Logistic regression analysis of the relation between ETS score and self-reported symptoms/diagnosis generally shows a dose-response association with symptoms and diagnosed acute lower respiratory tract infection (acute bronchitis, pneumonia). General respiratory symptoms associated with exposure to ETS were past year recurrent cough (ORs for comparison between middle, high, with the low exposure group were 1.3 and 1.9, respectively, with p for dose response 0.004), past year recurrent shortness of breath (ORs 1.6 and 1.7, p = 0.001), past year recurrent exertional shortness of breath that disappears after rest (ORs 1.8 and 2, p < 0.001), past year recurrent shortness of breath almost all of the time (ORs 3 and 2.6, p = 0.02). Additionally, several symptoms suggestive of asthma/allergy were related to ETS exposure, including past year recurrent wheezing/whistling in the chest (ORs 1.4 and 1.7, p = 0.05), past year recurrent episodic dry cough accompanied by wheezing (ORs 1.9 and 1.9, p = 0.05), past year recurrent episodic shortness of breath accompanied by wheezing (ORs 2.2 and 1.6, p = 0.06), past year recurrent nocturnal cough not related to cold that wakes the subject up (ORs 1.2 and 1.9, p = 0.02), and past year hay fever symptoms (ORs 0.9 and 1.5, p = 0.01). Among symptoms suggestive of chronic bronchitis, ETS exposure was associated with recurrent shortness of breath accompanied by cough and phlegm (ORs 2.2 and 2.5, p = 0.02). And finally, past year episodes of acute lower respiratory infection (bronchitis, pneumonia) were associated with exposure to ETS (OR 1.3 and 1.9, p = 0.03) (Table 3).

In contrast, exposure to ETS was not related to severity of respiratory complaints judged by the number of episodes (wheezing, sinusitis, acute bronchitis, pneumonia), medical care utilization for respiratory problems in general (Table 4), as well as medical care utilization for a specific problem (e.g. asthma, pneumonia, analysis not shown).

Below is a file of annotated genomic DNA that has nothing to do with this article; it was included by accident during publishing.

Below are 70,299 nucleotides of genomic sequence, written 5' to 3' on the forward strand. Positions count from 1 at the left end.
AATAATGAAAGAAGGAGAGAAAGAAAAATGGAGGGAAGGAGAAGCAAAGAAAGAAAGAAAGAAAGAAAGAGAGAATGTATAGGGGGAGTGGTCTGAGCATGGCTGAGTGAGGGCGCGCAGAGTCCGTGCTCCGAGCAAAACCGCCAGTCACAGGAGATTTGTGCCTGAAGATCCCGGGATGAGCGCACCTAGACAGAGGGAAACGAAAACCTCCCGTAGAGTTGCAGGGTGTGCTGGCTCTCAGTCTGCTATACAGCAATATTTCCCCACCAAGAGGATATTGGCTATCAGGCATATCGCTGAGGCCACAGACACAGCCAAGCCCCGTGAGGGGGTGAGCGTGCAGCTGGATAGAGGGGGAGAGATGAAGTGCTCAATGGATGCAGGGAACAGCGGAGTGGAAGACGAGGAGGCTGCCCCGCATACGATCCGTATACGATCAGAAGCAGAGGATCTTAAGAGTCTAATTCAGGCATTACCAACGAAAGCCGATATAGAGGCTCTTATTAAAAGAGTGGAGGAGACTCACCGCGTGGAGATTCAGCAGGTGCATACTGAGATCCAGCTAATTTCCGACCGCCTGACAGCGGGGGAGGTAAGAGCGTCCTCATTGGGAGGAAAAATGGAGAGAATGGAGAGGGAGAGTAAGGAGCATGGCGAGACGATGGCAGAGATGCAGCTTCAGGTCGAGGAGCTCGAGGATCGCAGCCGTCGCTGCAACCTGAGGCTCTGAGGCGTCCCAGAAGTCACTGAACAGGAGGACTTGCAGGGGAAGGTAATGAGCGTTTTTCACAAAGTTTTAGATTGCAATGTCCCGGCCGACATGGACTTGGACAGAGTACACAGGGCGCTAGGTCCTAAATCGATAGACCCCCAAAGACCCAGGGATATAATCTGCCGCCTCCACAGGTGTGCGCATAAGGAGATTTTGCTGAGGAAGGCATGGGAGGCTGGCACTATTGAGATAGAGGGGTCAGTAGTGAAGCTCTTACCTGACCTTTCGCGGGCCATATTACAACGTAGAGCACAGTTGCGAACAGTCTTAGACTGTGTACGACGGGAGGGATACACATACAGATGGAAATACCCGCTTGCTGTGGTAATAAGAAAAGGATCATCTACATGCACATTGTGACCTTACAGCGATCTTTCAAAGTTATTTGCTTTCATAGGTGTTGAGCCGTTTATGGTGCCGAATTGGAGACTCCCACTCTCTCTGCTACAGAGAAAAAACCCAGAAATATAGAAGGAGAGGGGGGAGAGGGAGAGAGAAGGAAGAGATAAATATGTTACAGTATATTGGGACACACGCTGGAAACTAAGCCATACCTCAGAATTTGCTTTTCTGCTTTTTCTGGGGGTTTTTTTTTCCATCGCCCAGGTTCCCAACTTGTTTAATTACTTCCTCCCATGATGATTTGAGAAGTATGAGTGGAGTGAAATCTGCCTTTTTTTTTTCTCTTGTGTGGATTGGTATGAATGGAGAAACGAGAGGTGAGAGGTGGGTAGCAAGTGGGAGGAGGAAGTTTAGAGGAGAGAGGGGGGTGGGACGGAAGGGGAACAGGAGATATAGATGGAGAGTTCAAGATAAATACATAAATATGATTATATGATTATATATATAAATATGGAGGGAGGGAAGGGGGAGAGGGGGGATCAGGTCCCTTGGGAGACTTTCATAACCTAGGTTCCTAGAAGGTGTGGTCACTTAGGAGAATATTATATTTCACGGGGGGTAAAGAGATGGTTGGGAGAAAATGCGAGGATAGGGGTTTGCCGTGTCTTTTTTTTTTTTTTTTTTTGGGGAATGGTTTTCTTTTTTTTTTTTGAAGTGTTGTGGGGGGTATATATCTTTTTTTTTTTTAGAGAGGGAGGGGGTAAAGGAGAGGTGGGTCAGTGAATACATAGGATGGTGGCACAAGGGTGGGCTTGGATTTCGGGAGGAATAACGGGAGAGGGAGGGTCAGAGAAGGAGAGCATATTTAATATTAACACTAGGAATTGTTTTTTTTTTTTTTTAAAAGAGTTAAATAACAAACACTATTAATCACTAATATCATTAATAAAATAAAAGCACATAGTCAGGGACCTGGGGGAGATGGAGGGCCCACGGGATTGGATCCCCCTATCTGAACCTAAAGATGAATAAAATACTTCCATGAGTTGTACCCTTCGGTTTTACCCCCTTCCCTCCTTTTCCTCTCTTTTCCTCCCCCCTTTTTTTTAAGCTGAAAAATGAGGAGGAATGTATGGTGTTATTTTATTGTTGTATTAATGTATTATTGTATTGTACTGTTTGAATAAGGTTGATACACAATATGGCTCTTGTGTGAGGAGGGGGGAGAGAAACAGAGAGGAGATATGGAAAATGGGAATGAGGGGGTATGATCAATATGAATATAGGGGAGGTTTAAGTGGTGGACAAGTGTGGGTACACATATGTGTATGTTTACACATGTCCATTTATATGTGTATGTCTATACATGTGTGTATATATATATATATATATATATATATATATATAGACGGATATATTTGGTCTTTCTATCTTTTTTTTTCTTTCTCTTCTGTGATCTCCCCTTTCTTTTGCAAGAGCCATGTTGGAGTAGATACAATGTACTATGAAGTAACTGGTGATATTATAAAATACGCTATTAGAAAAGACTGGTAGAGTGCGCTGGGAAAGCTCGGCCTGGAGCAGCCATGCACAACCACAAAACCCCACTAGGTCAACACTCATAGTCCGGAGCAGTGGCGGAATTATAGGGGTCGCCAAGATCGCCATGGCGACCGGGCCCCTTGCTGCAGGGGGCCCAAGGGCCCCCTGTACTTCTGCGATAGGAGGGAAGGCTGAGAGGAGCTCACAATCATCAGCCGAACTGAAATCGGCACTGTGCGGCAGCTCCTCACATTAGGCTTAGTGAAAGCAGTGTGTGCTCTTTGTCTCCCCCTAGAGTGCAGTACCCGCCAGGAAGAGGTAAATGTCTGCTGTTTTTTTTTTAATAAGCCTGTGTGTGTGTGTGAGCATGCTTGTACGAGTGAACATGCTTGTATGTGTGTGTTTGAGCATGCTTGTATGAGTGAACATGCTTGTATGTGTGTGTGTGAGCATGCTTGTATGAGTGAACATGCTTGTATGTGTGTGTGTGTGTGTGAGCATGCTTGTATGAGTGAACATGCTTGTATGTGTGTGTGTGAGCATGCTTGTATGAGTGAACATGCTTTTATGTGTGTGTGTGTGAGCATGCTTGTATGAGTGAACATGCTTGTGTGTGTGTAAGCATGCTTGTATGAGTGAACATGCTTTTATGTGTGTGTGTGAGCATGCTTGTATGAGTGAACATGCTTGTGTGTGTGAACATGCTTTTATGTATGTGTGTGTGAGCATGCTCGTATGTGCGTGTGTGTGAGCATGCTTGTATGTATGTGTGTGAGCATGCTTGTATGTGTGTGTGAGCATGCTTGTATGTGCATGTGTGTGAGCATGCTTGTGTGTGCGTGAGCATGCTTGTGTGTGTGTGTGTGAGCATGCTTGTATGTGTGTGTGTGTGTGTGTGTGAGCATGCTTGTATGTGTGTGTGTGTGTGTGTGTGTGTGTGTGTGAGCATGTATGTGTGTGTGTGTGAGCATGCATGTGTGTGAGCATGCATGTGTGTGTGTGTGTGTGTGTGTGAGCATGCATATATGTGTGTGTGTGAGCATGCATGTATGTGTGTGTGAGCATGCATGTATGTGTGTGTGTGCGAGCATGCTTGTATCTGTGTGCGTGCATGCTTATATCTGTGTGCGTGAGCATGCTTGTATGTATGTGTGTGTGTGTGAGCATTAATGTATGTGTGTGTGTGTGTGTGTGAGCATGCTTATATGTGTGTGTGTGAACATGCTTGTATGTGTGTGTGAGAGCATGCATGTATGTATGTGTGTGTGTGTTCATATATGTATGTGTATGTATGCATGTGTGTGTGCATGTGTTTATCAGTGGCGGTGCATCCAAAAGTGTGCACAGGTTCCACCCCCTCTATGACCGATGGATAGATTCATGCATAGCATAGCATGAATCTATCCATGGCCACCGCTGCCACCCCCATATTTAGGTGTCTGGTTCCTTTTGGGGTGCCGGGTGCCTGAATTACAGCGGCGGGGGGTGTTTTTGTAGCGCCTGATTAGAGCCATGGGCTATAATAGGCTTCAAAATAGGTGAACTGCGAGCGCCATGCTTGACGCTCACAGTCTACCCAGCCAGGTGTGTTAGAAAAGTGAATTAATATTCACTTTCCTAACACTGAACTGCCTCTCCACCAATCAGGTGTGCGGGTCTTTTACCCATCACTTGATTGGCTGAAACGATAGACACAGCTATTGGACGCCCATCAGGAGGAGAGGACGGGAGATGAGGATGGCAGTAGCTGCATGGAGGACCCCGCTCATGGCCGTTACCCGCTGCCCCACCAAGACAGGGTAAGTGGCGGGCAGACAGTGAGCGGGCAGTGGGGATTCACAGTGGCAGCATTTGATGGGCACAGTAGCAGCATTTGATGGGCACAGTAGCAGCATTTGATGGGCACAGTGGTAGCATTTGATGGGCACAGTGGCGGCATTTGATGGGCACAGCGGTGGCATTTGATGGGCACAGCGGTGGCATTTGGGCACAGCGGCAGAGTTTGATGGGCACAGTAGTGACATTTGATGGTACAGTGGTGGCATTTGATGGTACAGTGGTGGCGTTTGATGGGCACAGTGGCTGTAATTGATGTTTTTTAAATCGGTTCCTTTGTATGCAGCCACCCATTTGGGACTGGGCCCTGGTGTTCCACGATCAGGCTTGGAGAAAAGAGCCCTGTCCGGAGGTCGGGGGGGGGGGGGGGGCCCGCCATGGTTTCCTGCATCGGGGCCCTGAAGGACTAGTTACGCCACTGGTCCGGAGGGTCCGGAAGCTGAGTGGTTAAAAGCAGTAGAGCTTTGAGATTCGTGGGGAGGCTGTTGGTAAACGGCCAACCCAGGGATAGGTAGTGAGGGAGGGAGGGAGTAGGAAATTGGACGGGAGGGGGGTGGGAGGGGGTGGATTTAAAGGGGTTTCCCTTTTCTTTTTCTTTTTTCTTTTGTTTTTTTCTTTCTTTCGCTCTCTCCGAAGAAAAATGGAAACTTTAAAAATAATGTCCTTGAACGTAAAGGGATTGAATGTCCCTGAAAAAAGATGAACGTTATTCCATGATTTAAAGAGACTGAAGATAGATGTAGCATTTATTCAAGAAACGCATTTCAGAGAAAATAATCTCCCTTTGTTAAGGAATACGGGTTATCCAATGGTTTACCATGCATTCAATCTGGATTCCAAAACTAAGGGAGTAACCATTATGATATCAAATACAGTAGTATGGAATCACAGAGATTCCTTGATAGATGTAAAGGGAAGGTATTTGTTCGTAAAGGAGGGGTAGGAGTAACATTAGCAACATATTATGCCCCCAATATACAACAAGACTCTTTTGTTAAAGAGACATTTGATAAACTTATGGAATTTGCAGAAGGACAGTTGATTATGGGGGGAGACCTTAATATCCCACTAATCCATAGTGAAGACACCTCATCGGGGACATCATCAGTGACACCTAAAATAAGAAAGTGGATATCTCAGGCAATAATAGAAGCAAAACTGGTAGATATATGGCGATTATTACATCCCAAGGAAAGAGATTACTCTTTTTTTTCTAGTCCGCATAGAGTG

In the univariate analysis, there was a weak inverse correlation between ETS score and FEV1 (coefficient -0.1, p < 0.001), FVC (-0.1, p = 0.002), and %FEV1/FVC (-0.6, p = 0.1). Linear regression analysis between ETS exposure score and lung functions showed significant inverse associations with indices of airflow limitation (FEV1 and FEV1/FVC) only in women. Women in the middle category of ETS exposure had on average 88 ml deficit in FEV1 and 2% in FEV1/FVC in comparison to those in the low exposure category. This association did not show a dose-response relationship (Table 5).


This study shows that exposure to ETS is universal among non-smoking adults in Aleppo-Syria. This exposure is associated with respiratory complaints of both infectious and non-infectious etiology in a dose-response fashion, suggesting a causal relationship. Unlike data from developed countries, however, exposure to ETS was not related to increased severity of asthma or other respiratory conditions judged by symptoms frequency and medical care utilization because of respiratory problems. ETS exposure was associated with decrements in lung functions suggestive of airflow limitation (FEV1 and FEV1/FVC) among women only.